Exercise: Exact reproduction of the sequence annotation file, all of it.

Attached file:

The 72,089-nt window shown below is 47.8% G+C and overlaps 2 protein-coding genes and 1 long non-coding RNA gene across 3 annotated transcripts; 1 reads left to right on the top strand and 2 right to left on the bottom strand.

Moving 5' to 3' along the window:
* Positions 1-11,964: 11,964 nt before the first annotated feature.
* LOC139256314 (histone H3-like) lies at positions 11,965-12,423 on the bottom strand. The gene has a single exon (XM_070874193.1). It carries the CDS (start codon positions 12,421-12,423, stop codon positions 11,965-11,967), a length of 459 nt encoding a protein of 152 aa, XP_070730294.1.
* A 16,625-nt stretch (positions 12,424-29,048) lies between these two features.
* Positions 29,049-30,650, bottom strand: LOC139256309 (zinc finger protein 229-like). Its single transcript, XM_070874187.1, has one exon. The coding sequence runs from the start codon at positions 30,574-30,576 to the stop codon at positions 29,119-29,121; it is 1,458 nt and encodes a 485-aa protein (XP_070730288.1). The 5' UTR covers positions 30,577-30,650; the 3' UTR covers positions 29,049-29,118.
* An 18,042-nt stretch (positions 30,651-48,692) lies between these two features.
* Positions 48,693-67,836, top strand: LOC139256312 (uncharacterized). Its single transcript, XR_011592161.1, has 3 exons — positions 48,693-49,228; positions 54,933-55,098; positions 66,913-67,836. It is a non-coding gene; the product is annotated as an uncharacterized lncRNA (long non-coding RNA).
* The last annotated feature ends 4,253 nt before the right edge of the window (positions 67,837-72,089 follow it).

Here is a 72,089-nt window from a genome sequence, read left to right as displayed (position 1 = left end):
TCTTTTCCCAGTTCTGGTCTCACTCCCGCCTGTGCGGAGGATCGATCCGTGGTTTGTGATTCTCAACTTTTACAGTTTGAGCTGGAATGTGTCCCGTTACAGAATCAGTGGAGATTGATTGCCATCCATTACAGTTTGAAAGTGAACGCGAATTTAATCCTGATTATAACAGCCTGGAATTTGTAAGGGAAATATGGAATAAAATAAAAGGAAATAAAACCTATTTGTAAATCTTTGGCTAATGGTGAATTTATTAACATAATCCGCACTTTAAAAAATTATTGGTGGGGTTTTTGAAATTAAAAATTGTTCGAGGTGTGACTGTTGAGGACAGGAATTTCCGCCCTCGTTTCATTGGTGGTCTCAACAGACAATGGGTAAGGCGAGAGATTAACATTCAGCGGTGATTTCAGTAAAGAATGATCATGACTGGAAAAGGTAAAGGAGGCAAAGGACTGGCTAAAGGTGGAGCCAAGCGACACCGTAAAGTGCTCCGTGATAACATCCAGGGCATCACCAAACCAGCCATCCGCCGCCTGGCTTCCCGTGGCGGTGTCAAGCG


The 72,089-nt window shown below is 47.8% G+C and overlaps 2 protein-coding genes and 1 long non-coding RNA gene across 3 annotated transcripts; 1 reads left to right on the top strand and 2 right to left on the bottom strand.

Moving 5' to 3' along the window:
* Positions 1-11,964: 11,964 nt before the first annotated feature.
* LOC139256314 (histone H3-like) lies at positions 11,965-12,423 on the bottom strand. The gene has a single exon (XM_070874193.1). It carries the CDS (start codon positions 12,421-12,423, stop codon positions 11,965-11,967), a length of 459 nt encoding a protein of 152 aa, XP_070730294.1.
* A 16,625-nt stretch (positions 12,424-29,048) lies between these two features.
* Positions 29,049-30,650, bottom strand: LOC139256309 (zinc finger protein 229-like). Its single transcript, XM_070874187.1, has one exon. The coding sequence runs from the start codon at positions 30,574-30,576 to the stop codon at positions 29,119-29,121; it is 1,458 nt and encodes a 485-aa protein (XP_070730288.1). The 5' UTR covers positions 30,577-30,650; the 3' UTR covers positions 29,049-29,118.
* An 18,042-nt stretch (positions 30,651-48,692) lies between these two features.
* Positions 48,693-67,836, top strand: LOC139256312 (uncharacterized). Its single transcript, XR_011592161.1, has 3 exons — positions 48,693-49,228; positions 54,933-55,098; positions 66,913-67,836. It is a non-coding gene; the product is annotated as an uncharacterized lncRNA (long non-coding RNA).
* The last annotated feature ends 4,253 nt before the right edge of the window (positions 67,837-72,089 follow it).

Here is a 72,089-nt window from a genome sequence, read left to right as displayed (position 1 = left end):
TCTTTTCCCAGTTCTGGTCTCACTCCCGCCTGTGCGGAGGATCGATCCGTGGTTTGTGATTCTCAACTTTTACAGTTTGAGCTGGAATGTGTCCCGTTACAGAATCAGTGGAGATTGATTGCCATCCATTACAGTTTGAAAGTGAACGCGAATTTAATCCTGATTATAACAGCCTGGAATTTGTAAGGGAAATATGGAATAAAATAAAAGGAAATAAAACCTATTTGTAAATCTTTGGCTAATGGTGAATTTATTAACATAATCCGCACTTTAAAAAATTATTGGTGGGGTTTTTGAAATTAAAAATTGTTCGAGGTGTGACTGTTGAGGACAGGAATTTCCGCCCTCGTTTCATTGGTGGTCTCAACAGACAATGGGTAAGGCGAGAGATTAACATTCAGCGGTGATTTCAGTAAAGAATGATCATGACTGGAAAAGGTAAAGGAGGCAAAGGACTGGCTAAAGGTGGAGCCAAGCGACACCGTAAAGTGCTCCGTGATAACATCCAGGGCATCACCAAACCAGCCATCCGCCGCCTGGCTTCCCGTGGCGGTGTCAAGCG